One way to get started with SwiftUI

Kent Fenwick
3 min readNov 23, 2020

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One of my most read articles is this one about React. What’s funny is that I wrote a lot of React 4–5 years ago, and almost none in the past 3years.

At Tilt, we were early to React and even brought in its co-creator, (I forget his name but he was instrumental in building it at Instagram) to give us a React bootcamp. Having spent a lot of time programming I could tell then that this is how the industry would move. I wrote that article and continue to get questions about it even though I am far from the expert.

I feel like an imposter given that I have spent very little time with declarative programming. I dabbled in React and Vue but when push came to shove, I found myself using Rails + ActionCables or other Ruby centric ways of accomplishing “real-time” programming when I needed it for a side project.

React + Vue still feel way too heavy and meant for bigger teams. I might just be old and pushing back on change, but I really don’t get why teams of 1–2 people are choosing all of that real timelyness when most apps don’t need it. If you are hyper productive in it, then by all means. But if the LAMP stack helps you get to product market fit faster, do it. You will always have time, and an excuse to re-write it in React + Rust.

Recently, I have started hacking on a new side project and decided to make it an iOS app and mobile first. For the first time I am building an API without a web interface (in Ruby of course). The iOS app will consume the API and I finally feel like a “real” programmer again. To build this app, I am using SwiftUI because Apple seems to be leaning into it.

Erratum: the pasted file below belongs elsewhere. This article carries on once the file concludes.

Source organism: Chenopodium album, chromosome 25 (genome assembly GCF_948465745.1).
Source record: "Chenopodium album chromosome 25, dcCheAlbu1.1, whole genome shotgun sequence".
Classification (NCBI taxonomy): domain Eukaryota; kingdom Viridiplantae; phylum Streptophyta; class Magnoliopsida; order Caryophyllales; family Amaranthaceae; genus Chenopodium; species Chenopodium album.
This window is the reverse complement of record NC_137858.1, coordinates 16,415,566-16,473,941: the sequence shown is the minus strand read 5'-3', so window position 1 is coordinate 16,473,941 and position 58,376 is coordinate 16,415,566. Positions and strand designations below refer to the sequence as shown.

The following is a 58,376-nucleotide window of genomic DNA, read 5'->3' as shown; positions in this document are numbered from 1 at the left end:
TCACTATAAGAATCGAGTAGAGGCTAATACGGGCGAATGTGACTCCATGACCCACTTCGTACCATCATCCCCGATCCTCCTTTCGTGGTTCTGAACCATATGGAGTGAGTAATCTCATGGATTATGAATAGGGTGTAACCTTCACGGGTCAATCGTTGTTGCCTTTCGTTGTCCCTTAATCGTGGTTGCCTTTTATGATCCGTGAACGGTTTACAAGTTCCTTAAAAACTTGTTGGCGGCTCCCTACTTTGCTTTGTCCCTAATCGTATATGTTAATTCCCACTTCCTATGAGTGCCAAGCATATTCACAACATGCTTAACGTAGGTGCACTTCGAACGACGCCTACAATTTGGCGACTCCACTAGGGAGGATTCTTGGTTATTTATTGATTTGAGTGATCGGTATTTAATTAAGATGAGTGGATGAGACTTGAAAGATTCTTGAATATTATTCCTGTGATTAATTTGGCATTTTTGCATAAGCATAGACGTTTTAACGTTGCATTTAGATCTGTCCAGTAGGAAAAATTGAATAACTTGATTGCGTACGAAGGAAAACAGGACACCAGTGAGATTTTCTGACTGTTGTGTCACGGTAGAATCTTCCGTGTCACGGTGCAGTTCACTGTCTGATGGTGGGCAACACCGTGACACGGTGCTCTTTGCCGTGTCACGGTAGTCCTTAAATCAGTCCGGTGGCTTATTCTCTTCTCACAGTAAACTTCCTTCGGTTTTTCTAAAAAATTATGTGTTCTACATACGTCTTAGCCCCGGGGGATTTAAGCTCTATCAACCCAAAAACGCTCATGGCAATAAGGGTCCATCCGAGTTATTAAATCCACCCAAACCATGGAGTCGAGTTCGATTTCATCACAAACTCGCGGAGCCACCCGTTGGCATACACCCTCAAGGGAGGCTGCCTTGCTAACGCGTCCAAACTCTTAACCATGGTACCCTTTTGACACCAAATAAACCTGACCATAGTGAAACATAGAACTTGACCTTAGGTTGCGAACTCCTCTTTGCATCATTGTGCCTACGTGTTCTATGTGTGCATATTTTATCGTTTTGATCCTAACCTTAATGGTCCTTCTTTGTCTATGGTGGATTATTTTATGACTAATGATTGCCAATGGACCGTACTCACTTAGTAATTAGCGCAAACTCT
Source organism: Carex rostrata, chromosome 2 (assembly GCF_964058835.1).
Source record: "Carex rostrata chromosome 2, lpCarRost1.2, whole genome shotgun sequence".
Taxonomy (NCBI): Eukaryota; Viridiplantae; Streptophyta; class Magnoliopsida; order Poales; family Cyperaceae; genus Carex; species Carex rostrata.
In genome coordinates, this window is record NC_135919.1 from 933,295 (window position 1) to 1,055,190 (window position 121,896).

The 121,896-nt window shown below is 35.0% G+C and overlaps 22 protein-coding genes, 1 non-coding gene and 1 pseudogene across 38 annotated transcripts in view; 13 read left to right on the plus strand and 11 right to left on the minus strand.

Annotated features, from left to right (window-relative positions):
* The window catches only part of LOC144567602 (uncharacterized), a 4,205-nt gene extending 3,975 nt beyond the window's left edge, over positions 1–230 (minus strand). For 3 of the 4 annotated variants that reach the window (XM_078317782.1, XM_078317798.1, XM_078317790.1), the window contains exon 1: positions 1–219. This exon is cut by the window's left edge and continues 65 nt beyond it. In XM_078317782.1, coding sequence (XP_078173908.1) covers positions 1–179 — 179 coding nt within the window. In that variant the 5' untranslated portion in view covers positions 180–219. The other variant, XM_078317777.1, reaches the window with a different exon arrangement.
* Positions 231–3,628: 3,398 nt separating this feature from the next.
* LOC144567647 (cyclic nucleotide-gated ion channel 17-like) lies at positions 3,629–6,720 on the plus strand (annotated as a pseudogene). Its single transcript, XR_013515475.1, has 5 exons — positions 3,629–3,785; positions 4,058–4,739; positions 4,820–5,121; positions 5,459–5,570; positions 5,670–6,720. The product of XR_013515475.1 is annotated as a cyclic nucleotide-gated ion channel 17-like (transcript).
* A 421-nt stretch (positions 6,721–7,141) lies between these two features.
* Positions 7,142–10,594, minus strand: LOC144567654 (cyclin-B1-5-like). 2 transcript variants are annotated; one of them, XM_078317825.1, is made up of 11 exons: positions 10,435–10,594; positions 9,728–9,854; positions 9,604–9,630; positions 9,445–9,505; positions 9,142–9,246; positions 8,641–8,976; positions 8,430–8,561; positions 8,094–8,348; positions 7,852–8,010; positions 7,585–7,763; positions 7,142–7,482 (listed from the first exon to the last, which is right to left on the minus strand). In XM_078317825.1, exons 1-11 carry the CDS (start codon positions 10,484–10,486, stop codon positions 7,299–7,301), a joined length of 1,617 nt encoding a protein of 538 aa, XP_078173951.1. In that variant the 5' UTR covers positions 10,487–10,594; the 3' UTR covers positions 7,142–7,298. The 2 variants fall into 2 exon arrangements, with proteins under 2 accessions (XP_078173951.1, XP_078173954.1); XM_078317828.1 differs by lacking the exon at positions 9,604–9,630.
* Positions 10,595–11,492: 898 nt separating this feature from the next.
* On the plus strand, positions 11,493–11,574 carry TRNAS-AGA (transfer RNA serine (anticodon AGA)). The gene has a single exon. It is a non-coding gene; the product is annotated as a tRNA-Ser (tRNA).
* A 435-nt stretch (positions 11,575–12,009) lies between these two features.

Better Apps, Less Code.

Extraordinary claims, require extraordinary evidence.

Into the deep end I plunge.

When I am learning a new programming language, I need a good book. Call me old fashioned but I read every page, I do all the “homework” and extra credit bonus questions. I type out all of the examples, no copy and pasting and so far it has helped me learn and master a fair number of languages. SwiftUI will be no different. However, finding the right book was hard.

After an exhaustive search, I settled on two resources to get started:

  1. Apple’s Official SwiftUI Tutorial
  2. Pragmatic Programmer’s SwiftUI Kickstart by Daniel H Steinberg

SwiftUI Kickstart is a bargain at $30 and they typically go on sale for Black Friday, so it’s worth a purchase. You can burn through it in 4–5 hours of focused time. It does a good job of getting you comfortable inspecting the output of your code in the debugger (in Chapter 1), which for me helps me gain an intuition about why the framework was built the way it was.

Everyone learns differently, but if you are looking to get started with SwiftUI, I would start with those two resources.

Like all side projects, I spend around 20min a day on them. So start the clock.

Today is day 1.

Nick Shim, how’s this for accountability?

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Kent Fenwick

VP of Growth @clearbanc. I help companies grow. At the intersection of marketing, software development and product.